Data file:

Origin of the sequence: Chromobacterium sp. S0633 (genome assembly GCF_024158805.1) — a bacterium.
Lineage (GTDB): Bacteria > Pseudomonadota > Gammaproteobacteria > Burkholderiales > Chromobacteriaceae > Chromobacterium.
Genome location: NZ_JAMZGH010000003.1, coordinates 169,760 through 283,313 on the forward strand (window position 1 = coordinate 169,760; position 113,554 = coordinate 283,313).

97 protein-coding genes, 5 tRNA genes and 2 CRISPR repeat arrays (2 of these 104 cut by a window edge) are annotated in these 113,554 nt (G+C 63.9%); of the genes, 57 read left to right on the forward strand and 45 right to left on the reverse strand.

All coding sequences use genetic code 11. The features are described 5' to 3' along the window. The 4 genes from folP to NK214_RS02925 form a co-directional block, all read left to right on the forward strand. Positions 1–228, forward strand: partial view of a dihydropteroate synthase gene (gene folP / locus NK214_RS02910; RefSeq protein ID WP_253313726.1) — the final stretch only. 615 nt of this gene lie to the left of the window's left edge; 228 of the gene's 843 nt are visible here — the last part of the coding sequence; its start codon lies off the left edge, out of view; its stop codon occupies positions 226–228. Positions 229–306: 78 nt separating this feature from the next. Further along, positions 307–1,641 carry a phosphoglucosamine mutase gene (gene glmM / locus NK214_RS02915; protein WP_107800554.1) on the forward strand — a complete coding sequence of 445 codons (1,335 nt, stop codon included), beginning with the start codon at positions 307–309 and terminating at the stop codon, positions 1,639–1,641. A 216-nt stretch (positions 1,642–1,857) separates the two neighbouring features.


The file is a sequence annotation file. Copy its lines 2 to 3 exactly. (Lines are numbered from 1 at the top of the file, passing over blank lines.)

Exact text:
Lineage (GTDB): Bacteria > Pseudomonadota > Gammaproteobacteria > Burkholderiales > Chromobacteriaceae > Chromobacterium.
Genome location: NZ_JAMZGH010000003.1, coordinates 169,760 through 283,313 on the forward strand (window position 1 = coordinate 169,760; position 113,554 = coordinate 283,313).